I’ve recently returned from Lords after watching the second day of the Test match against Ireland – probably the most one-sided sporting event I’ve witnessed live since Mario ‘Why me?’ Balotelli shouldered the ball into the City net that day at the Etihad.
I live near the venue and have many mates with easy access to tickets, so have been very fortunate to watch many matches there as well as support England across four different continents and at 18 different venues.
But none of those matches have come close to the 2019 World Cup Final against New Zealand for excitement, atmosphere, and total absorption of the event unfolding before me.
The day started off as normal with, perhaps, a heightened ‘buzz’ on the streets of St John’s Wood as they filled with thousands of spectators and what felt like even more touts.
We took our seats in the Tavern Stand, directly below the WAGS of both teams, and in true English cricket fashion waited for some light drizzle to clear before Eoin Morgan won the toss and put the Kiwis into bat.
It was clear the wicket was more akin to a slow club track than the usual ‘flat belter’ seen at the Home of Cricket and the crowd were increasingly nervous as they became aware of the need to treat every run as a prisoner.
New Zealand posted 241-8, largely thanks to a half-century from Henry Nicholls or, to use the correct vernacular, Hinry Knuckles, and a few from Tom Latham and captain Kane Williamson.
When the latter was out, nicking one from Liam Plunkett (he’ll be the one no one gets in the quiz question to name the starting XI in the future) we knew a manageable total was likely and at the break, there was quiet optimism among the home fans.
The England reply ebbed and flowed and from a shaky position, the partnership between Joss Buttler and Ben Stokes gradually started to shift the balance back.
As we neared the end of the innings, the balance had shifted to ‘Stokes may just do this’ as very unlikely things started to happen. We had catches taken from behind the line and deflected boundaries from diving batsmen, and the atmosphere in the ground changed.
For the first time in my memory, the Lords’ crowd started to believe what football fans have known for a while – that their belief and support can directly influence the result of a match.
The young, the old, the casual dressers, and even the egg and bacon blazers all start to cheer and roar each run with a passion, and to see the effect that had on Stokes and the other incoming batsman was something I will never forget.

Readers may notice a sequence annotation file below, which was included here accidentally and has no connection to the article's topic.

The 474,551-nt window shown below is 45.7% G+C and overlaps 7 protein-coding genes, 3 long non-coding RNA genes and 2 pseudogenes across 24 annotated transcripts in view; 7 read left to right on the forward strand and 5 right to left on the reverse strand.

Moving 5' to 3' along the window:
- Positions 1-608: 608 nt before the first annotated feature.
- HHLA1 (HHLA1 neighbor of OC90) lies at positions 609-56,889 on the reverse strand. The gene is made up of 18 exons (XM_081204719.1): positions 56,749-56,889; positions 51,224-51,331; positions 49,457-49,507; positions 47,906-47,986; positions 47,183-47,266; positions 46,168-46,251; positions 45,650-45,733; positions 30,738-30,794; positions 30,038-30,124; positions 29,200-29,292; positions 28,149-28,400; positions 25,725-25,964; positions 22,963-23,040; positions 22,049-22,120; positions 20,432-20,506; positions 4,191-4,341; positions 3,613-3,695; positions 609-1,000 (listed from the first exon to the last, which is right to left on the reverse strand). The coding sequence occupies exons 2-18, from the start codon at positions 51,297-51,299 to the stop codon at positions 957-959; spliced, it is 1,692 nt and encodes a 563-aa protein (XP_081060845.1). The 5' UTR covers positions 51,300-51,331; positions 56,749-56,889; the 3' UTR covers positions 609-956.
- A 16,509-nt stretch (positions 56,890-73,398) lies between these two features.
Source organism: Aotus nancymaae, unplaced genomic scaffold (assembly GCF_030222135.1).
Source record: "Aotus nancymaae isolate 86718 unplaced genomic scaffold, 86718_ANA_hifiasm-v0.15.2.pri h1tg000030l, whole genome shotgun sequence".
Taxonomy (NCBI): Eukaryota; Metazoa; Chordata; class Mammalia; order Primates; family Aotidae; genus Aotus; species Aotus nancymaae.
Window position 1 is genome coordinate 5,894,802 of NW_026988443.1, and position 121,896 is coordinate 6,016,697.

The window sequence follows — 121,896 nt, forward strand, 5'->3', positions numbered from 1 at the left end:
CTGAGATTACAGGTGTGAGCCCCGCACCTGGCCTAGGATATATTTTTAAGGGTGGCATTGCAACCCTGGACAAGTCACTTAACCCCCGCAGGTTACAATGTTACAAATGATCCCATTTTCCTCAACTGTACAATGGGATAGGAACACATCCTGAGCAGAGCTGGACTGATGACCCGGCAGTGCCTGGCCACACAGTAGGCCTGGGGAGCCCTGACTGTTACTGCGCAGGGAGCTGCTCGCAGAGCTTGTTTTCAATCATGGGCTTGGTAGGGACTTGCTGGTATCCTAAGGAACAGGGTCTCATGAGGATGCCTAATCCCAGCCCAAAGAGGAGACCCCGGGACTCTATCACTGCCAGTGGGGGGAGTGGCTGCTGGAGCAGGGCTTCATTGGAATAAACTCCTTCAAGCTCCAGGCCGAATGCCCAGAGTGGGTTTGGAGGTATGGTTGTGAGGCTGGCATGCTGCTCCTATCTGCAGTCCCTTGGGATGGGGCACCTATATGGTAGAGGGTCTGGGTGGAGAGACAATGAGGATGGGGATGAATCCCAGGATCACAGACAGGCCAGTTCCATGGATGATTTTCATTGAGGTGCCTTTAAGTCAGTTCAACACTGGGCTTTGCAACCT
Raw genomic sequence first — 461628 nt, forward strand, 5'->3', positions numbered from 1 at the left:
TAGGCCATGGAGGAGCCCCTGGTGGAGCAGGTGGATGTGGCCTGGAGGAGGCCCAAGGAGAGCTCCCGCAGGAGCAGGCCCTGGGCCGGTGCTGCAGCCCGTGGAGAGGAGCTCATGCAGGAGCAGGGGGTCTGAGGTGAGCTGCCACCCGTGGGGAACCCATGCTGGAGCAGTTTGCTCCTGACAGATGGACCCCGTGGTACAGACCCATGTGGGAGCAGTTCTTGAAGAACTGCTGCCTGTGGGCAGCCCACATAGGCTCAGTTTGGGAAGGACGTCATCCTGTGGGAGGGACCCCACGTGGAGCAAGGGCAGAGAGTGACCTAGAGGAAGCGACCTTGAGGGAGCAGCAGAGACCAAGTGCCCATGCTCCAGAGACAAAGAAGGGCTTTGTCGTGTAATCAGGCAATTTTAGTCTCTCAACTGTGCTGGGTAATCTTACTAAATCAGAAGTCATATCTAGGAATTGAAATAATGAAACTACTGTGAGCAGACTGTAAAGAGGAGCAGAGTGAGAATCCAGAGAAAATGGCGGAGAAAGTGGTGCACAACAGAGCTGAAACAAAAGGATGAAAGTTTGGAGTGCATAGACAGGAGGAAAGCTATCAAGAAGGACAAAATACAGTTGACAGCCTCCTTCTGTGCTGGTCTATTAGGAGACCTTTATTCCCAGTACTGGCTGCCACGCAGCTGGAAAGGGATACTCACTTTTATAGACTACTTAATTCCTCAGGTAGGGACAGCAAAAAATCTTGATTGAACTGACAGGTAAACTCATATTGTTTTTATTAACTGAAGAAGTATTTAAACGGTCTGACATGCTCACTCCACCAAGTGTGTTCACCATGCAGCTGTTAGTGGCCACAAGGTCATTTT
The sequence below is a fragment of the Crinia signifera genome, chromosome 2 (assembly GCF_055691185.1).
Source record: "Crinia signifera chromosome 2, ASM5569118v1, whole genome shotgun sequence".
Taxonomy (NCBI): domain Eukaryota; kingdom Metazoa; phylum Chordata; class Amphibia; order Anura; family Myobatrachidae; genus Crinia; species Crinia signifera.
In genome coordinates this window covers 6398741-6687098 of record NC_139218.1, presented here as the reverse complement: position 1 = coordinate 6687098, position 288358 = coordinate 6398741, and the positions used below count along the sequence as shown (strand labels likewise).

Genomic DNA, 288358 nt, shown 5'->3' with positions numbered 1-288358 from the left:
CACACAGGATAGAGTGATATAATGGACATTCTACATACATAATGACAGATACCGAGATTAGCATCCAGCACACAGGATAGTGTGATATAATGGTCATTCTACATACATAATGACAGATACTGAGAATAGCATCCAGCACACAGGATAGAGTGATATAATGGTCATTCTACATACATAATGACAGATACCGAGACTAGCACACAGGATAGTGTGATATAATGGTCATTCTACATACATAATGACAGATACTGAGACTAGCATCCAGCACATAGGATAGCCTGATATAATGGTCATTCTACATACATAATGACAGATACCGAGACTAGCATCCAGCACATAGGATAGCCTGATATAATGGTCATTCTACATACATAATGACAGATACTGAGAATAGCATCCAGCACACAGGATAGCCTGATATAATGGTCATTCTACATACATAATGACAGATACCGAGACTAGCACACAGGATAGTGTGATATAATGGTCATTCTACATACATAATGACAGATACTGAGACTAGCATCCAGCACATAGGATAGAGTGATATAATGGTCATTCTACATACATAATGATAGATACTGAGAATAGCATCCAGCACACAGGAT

But still it wasn’t quite enough. It ended in a tie. Scores even. Both on 241.
At the end of that innings, there was a collective intake of breath amongst the 30,000 souls lucky enough to be there and we started again. The Super Over. Never has such an event been so aptly named.
England batted first this time. The pair tasked with getting the runs needed to set up the win everyone was craving was Stokes and Buttler.
By this time the Sweet Carolines and such were as loud as they have ever been and there was a general feeling that the 15 runs they collectively posted would be enough – just.
New Zealand sent out Martin Guptill and Jimmy Neesham to bat. Eoin Morgan gave the ball to Jofra Archer.
The Kiwis’ reply was every bit as up and down as their previous 50 overs had been.
For six balls (or seven after Archer’s first ball wide that he somehow decided he could review), the match was won and lost at least twice over.
The six that Neesham despatched towards Old Father Time was the bravest shot I have ever seen. To be on one knee while a guy bowls at you at close to 90mph and then have the skill to hit it so cleanly should have been worthy of winning any match, but still England came back.
One moment from the Super Over that is overlooked, even in the very good Sky documentary where Mark Wood describes watching the closing overs from atop a washing machine, is the calmness and fearless leadership shown by captain Morgan.
When Jason Roy misfielded in the setting North London sun he swapped positions, not allowing anyone else in his team to have to be responsible for an error that would end four years of planning and hard work.
No one really noticed but that selfless act paid dividends as the same man swooped to run out Guptill with some considerable help from the diving Buttler.
The place erupted, players running everywhere and spectators who ten hours earlier had never met were hugging each other like lost family members; sheer unadulterated joy at having shared an amazing sporting moment.
The match ended in a tie twice, and England winning on a rule no one had heard of was so very cricket.
It was perfect.
I left the ground a while later, still exhausted after having lived through each and every ball of an amazing contest.
While I love the game, I didn’t for one moment on the morning of that match think it could generate the sort of atmosphere that it did. The combination of partisan support coupled with utter respect for the contest and its participants on and off the field is a rare thing.
I have never experienced anything like it.
Hopefully, the upcoming Ashes series can provide something close to the drama and tense finishes of that day – at the very least it will be some respite from the current travails of being a City fan.
The good people of the ECB have clearly considered that (for once), as they have scheduled the whole series to finish before the new Championship season starts!